At six a.m., full dark, Lucius killed the nagging alarm clock with several badly aimed swats. We hastily dressed, took brief turns in the bathroom for essentials but no showers, and got checked out.
Gullivar drove. The last night’s fog had laid down a blanket of frost that shone under the headlights. Clouds hid the stars. We made a brief stop at a Burger King a few blocks away to get Lucius a thirty-two-ounce Diet Pepsi, found 197 south, and then wound up out of the Gorge and onto the high rangeland. After half an hour we’d left the sleeping hamlet of Dufur well behind and the sky began to lighten, revealing brown scrubland populated with sagebrush and a few lonely juniper.
“Uh oh,” Gullivar said. I pulled forward from the back seat to see him glancing frantically from the speedometer to the road. “We never filled up last night, did we?” The needle hovered just above empty. “What’s the next town?”
I got out a National Geographic map and determined it was Maupin, about fifteen miles away.
Lucius heaved forward to peer at the gauge, then settled back with a sigh. “We won’t make it.”
“We’ll make it,” I said. He grunted and looked away, scowling.
A sign loomed: “Maupin, 26 Miles.”
And then the countdown began. The length of a marathon lay between us and a gas stop. We had no cell phone and hadn’t seen anyone else on the road. Twenty-two miles. Twenty. Eighteen. Lucius drummed the backs of his knuckles on the window with his head cocked next to them as if to judge the tone. He strained to look as high into the dark sky as he could. Gullivar’s blank face shone green-tinged from the dash lights. Fifteen miles. The gauge needle tapped rock bottom, quivering. Twelve. The low fuel light came on. Eight. The needle lay slack.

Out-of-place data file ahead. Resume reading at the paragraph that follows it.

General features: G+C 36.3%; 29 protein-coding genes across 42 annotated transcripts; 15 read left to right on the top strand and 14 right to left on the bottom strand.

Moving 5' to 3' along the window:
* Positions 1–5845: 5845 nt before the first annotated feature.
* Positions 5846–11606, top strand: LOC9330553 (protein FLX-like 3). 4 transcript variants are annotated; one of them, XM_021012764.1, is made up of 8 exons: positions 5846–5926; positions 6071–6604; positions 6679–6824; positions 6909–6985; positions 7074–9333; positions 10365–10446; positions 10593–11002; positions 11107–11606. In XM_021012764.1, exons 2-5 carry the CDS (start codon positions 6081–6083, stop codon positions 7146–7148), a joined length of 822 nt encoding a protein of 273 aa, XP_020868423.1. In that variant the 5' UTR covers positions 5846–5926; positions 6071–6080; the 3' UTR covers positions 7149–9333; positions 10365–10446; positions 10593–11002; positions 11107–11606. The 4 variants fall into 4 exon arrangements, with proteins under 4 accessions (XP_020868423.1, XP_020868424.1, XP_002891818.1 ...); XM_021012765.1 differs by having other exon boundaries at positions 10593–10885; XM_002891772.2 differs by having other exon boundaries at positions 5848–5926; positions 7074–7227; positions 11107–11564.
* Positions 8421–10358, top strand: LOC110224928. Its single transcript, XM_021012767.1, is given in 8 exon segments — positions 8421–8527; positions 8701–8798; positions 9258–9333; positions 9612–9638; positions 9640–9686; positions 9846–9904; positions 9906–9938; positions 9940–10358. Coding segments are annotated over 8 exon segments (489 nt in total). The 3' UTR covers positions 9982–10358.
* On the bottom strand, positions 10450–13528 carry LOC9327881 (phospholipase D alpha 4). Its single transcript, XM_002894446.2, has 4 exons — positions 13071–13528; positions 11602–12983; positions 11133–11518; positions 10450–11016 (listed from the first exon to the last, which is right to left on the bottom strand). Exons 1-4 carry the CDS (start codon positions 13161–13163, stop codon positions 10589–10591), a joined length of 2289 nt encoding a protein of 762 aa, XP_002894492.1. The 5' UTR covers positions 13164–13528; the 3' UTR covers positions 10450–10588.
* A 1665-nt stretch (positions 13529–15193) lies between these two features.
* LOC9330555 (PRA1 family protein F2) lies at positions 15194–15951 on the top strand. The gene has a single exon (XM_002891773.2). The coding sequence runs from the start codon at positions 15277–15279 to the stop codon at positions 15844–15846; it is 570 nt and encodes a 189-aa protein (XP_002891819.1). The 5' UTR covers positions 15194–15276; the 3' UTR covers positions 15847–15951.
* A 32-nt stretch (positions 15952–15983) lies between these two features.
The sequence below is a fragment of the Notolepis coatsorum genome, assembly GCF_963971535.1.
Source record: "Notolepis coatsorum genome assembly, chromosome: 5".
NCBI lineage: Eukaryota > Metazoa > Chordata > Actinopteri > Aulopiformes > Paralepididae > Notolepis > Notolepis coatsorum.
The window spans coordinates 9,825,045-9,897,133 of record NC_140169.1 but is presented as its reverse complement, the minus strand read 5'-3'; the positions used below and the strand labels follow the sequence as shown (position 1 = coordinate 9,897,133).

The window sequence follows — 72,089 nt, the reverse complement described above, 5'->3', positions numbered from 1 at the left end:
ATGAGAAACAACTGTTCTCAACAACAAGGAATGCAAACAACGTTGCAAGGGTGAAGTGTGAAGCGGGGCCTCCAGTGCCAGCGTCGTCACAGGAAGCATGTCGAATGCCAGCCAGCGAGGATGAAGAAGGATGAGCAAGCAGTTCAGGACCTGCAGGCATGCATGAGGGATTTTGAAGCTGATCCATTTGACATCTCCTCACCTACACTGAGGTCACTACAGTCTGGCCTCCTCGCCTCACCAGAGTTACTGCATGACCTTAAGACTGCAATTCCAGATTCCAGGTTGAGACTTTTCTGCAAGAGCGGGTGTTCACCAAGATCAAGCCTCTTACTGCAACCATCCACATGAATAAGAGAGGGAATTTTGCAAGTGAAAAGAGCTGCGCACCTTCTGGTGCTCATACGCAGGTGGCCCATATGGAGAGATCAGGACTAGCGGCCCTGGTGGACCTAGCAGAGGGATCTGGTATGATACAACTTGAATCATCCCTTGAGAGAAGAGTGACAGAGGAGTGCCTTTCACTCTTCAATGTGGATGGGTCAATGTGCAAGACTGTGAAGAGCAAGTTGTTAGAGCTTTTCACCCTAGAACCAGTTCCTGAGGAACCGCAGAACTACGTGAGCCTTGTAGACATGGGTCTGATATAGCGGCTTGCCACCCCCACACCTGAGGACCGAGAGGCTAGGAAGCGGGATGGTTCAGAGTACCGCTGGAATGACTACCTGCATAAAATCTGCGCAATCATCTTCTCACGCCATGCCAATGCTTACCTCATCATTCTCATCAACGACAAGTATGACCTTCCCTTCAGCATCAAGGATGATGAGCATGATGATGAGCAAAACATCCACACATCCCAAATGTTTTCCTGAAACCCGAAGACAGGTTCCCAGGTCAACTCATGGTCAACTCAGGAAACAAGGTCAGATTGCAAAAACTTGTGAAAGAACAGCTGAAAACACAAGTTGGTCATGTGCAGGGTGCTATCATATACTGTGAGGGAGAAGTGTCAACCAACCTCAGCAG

In the distance, a street light appeared and then reappeared as we topped each rise. The tightness in my guts relaxed. We passed a sign advertising a motel.
Gullivar pulled us into a dirt lot beside a two-story house, a sodium arc lamp shining to one side. The porch sat in an island of white light from a small bulb. Beyond the house, a low dark building comprised the units, barely visible against the predawn gray. I volunteered to ask the questions. As I got out, I could see through the house’s curtained window that another light had come on far inside. A big dog woofed.
At my approach, a middle-aged woman cracked the door, holding aloft a coffee mug as a Doberman tried to push out against the chain latch. She was already dressed, but the coffee evidently hadn’t kicked in. Her eyes were bleary.
“Sorry to bother you, but we’ve almost run out of gas.” She nodded. I waited. “Do you have any you could sell us?”
“No, I don’t.”
“How far is it to Maupin?”
“About four miles.”
“When does their gas station open?”
“I don’t know.” She yelled for the dog to get down; it retreated into the house while she lingered.
I waited some more. She waited back.
“Okay, thanks. Sorry for the trouble.”
* * *
Back in the car, I gave my report. Lucius waved a hand in resignation. The sky began to lighten. Thin clouds had rolled over. At least we weren’t a day’s hike from civilization now. The car made a faint stutter as Gullivar drove, which triggered a growl from Lucius. Gullivar’s hands knotted on the wheel as if he might push the car by force of will.